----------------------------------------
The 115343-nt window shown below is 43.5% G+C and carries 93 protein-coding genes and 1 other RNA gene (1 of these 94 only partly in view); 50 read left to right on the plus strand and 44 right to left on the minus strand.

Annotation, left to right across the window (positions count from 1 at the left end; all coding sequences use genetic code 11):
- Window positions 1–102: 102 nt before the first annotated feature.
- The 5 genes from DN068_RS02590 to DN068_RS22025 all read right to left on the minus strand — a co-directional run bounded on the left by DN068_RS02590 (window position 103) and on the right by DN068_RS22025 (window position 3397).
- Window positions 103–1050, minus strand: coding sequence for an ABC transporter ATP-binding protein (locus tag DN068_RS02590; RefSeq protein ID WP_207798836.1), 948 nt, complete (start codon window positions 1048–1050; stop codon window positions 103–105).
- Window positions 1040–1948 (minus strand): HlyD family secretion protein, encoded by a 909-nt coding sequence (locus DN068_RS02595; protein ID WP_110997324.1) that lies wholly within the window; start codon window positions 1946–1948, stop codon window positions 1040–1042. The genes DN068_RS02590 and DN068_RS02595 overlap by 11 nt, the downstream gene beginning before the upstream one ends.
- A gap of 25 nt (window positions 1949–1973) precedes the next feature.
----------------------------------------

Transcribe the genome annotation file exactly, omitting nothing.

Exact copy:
The 115343-nt window shown below is 43.5% G+C and carries 93 protein-coding genes and 1 other RNA gene (1 of these 94 only partly in view); 50 read left to right on the plus strand and 44 right to left on the minus strand.

Annotation, left to right across the window (positions count from 1 at the left end; all coding sequences use genetic code 11):
- Window positions 1–102: 102 nt before the first annotated feature.
- The 5 genes from DN068_RS02590 to DN068_RS22025 all read right to left on the minus strand — a co-directional run bounded on the left by DN068_RS02590 (window position 103) and on the right by DN068_RS22025 (window position 3397).
- Window positions 103–1050, minus strand: coding sequence for an ABC transporter ATP-binding protein (locus tag DN068_RS02590; RefSeq protein ID WP_207798836.1), 948 nt, complete (start codon window positions 1048–1050; stop codon window positions 103–105).
- Window positions 1040–1948 (minus strand): HlyD family secretion protein, encoded by a 909-nt coding sequence (locus DN068_RS02595; protein ID WP_110997324.1) that lies wholly within the window; start codon window positions 1946–1948, stop codon window positions 1040–1042. The genes DN068_RS02590 and DN068_RS02595 overlap by 11 nt, the downstream gene beginning before the upstream one ends.
- A gap of 25 nt (window positions 1949–1973) precedes the next feature.